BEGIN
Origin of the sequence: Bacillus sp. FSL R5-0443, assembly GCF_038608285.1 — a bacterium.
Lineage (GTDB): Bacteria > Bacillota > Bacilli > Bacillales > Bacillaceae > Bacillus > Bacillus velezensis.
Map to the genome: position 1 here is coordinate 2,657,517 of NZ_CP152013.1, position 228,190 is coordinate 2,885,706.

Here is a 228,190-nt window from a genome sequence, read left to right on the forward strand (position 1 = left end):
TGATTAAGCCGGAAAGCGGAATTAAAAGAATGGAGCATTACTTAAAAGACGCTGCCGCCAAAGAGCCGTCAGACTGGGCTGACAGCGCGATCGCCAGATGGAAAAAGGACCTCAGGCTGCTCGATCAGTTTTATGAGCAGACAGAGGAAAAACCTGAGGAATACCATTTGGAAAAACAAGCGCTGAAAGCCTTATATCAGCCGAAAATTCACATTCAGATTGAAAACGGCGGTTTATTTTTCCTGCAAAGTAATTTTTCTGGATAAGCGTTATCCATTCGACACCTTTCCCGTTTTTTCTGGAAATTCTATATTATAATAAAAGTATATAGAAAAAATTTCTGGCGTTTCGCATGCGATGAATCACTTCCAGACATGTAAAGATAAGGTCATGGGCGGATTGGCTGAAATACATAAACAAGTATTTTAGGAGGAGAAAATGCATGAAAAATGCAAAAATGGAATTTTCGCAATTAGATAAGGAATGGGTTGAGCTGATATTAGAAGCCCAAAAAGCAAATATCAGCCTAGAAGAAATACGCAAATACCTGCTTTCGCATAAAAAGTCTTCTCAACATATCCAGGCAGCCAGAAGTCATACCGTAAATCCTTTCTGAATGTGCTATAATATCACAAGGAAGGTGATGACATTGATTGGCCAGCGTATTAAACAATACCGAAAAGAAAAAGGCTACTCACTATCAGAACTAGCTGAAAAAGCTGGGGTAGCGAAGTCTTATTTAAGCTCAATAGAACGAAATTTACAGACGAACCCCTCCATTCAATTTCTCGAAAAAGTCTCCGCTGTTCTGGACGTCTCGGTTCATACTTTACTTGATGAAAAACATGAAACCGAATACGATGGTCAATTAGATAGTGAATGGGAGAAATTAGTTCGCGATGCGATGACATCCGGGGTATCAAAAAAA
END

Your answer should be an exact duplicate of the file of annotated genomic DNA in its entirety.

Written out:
Origin of the sequence: Bacillus sp. FSL R5-0443, assembly GCF_038608285.1 — a bacterium.
Lineage (GTDB): Bacteria > Bacillota > Bacilli > Bacillales > Bacillaceae > Bacillus > Bacillus velezensis.
Map to the genome: position 1 here is coordinate 2,657,517 of NZ_CP152013.1, position 228,190 is coordinate 2,885,706.

Here is a 228,190-nt window from a genome sequence, read left to right on the forward strand (position 1 = left end):
TGATTAAGCCGGAAAGCGGAATTAAAAGAATGGAGCATTACTTAAAAGACGCTGCCGCCAAAGAGCCGTCAGACTGGGCTGACAGCGCGATCGCCAGATGGAAAAAGGACCTCAGGCTGCTCGATCAGTTTTATGAGCAGACAGAGGAAAAACCTGAGGAATACCATTTGGAAAAACAAGCGCTGAAAGCCTTATATCAGCCGAAAATTCACATTCAGATTGAAAACGGCGGTTTATTTTTCCTGCAAAGTAATTTTTCTGGATAAGCGTTATCCATTCGACACCTTTCCCGTTTTTTCTGGAAATTCTATATTATAATAAAAGTATATAGAAAAAATTTCTGGCGTTTCGCATGCGATGAATCACTTCCAGACATGTAAAGATAAGGTCATGGGCGGATTGGCTGAAATACATAAACAAGTATTTTAGGAGGAGAAAATGCATGAAAAATGCAAAAATGGAATTTTCGCAATTAGATAAGGAATGGGTTGAGCTGATATTAGAAGCCCAAAAAGCAAATATCAGCCTAGAAGAAATACGCAAATACCTGCTTTCGCATAAAAAGTCTTCTCAACATATCCAGGCAGCCAGAAGTCATACCGTAAATCCTTTCTGAATGTGCTATAATATCACAAGGAAGGTGATGACATTGATTGGCCAGCGTATTAAACAATACCGAAAAGAAAAAGGCTACTCACTATCAGAACTAGCTGAAAAAGCTGGGGTAGCGAAGTCTTATTTAAGCTCAATAGAACGAAATTTACAGACGAACCCCTCCATTCAATTTCTCGAAAAAGTCTCCGCTGTTCTGGACGTCTCGGTTCATACTTTACTTGATGAAAAACATGAAACCGAATACGATGGTCAATTAGATAGTGAATGGGAGAAATTAGTTCGCGATGCGATGACATCCGGGGTATCAAAAAAA